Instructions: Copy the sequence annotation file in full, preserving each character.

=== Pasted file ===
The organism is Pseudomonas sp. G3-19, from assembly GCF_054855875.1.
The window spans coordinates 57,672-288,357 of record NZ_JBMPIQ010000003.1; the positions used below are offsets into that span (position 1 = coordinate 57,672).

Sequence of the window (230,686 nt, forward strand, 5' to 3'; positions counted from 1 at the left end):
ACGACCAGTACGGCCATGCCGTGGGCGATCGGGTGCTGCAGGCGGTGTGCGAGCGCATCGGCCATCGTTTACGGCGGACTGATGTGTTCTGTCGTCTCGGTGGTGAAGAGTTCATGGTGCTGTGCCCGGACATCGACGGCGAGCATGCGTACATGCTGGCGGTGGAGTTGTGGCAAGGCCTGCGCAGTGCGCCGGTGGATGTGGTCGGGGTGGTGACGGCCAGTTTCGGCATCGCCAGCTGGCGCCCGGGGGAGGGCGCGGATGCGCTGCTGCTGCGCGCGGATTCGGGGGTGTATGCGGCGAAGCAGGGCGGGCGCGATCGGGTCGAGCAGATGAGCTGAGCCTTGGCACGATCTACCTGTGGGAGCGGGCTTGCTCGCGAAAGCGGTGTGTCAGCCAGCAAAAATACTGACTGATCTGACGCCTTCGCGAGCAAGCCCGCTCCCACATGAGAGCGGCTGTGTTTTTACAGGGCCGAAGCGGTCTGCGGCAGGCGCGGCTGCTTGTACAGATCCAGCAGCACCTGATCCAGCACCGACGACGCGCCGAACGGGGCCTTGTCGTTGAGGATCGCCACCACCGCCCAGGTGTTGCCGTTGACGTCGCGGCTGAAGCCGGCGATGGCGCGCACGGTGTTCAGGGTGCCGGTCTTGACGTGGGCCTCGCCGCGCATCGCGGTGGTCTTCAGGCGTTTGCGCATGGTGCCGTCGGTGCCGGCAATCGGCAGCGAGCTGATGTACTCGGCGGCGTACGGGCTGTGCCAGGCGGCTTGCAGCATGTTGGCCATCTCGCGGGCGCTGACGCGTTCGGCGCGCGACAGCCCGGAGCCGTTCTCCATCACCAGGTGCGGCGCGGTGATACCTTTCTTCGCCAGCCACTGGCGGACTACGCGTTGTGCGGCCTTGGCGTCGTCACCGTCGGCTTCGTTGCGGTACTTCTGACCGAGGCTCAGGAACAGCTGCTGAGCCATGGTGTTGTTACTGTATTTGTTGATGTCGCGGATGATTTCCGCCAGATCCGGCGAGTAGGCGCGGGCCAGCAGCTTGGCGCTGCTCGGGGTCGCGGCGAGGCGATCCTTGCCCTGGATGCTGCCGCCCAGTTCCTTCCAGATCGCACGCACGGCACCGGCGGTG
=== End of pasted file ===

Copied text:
The organism is Pseudomonas sp. G3-19, from assembly GCF_054855875.1.
The window spans coordinates 57,672-288,357 of record NZ_JBMPIQ010000003.1; the positions used below are offsets into that span (position 1 = coordinate 57,672).

Sequence of the window (230,686 nt, forward strand, 5' to 3'; positions counted from 1 at the left end):
ACGACCAGTACGGCCATGCCGTGGGCGATCGGGTGCTGCAGGCGGTGTGCGAGCGCATCGGCCATCGTTTACGGCGGACTGATGTGTTCTGTCGTCTCGGTGGTGAAGAGTTCATGGTGCTGTGCCCGGACATCGACGGCGAGCATGCGTACATGCTGGCGGTGGAGTTGTGGCAAGGCCTGCGCAGTGCGCCGGTGGATGTGGTCGGGGTGGTGACGGCCAGTTTCGGCATCGCCAGCTGGCGCCCGGGGGAGGGCGCGGATGCGCTGCTGCTGCGCGCGGATTCGGGGGTGTATGCGGCGAAGCAGGGCGGGCGCGATCGGGTCGAGCAGATGAGCTGAGCCTTGGCACGATCTACCTGTGGGAGCGGGCTTGCTCGCGAAAGCGGTGTGTCAGCCAGCAAAAATACTGACTGATCTGACGCCTTCGCGAGCAAGCCCGCTCCCACATGAGAGCGGCTGTGTTTTTACAGGGCCGAAGCGGTCTGCGGCAGGCGCGGCTGCTTGTACAGATCCAGCAGCACCTGATCCAGCACCGACGACGCGCCGAACGGGGCCTTGTCGTTGAGGATCGCCACCACCGCCCAGGTGTTGCCGTTGACGTCGCGGCTGAAGCCGGCGATGGCGCGCACGGTGTTCAGGGTGCCGGTCTTGACGTGGGCCTCGCCGCGCATCGCGGTGGTCTTCAGGCGTTTGCGCATGGTGCCGTCGGTGCCGGCAATCGGCAGCGAGCTGATGTACTCGGCGGCGTACGGGCTGTGCCAGGCGGCTTGCAGCATGTTGGCCATCTCGCGGGCGCTGACGCGTTCGGCGCGCGACAGCCCGGAGCCGTTCTCCATCACCAGGTGCGGCGCGGTGATACCTTTCTTCGCCAGCCACTGGCGGACTACGCGTTGTGCGGCCTTGGCGTCGTCACCGTCGGCTTCGTTGCGGTACTTCTGACCGAGGCTCAGGAACAGCTGCTGAGCCATGGTGTTGTTACTGTATTTGTTGATGTCGCGGATGATTTCCGCCAGATCCGGCGAGTAGGCGCGGGCCAGCAGCTTGGCGCTGCTCGGGGTCGCGGCGAGGCGATCCTTGCCCTGGATGCTGCCGCCCAGTTCCTTCCAGATCGCACGCACGGCACCGGCGGTG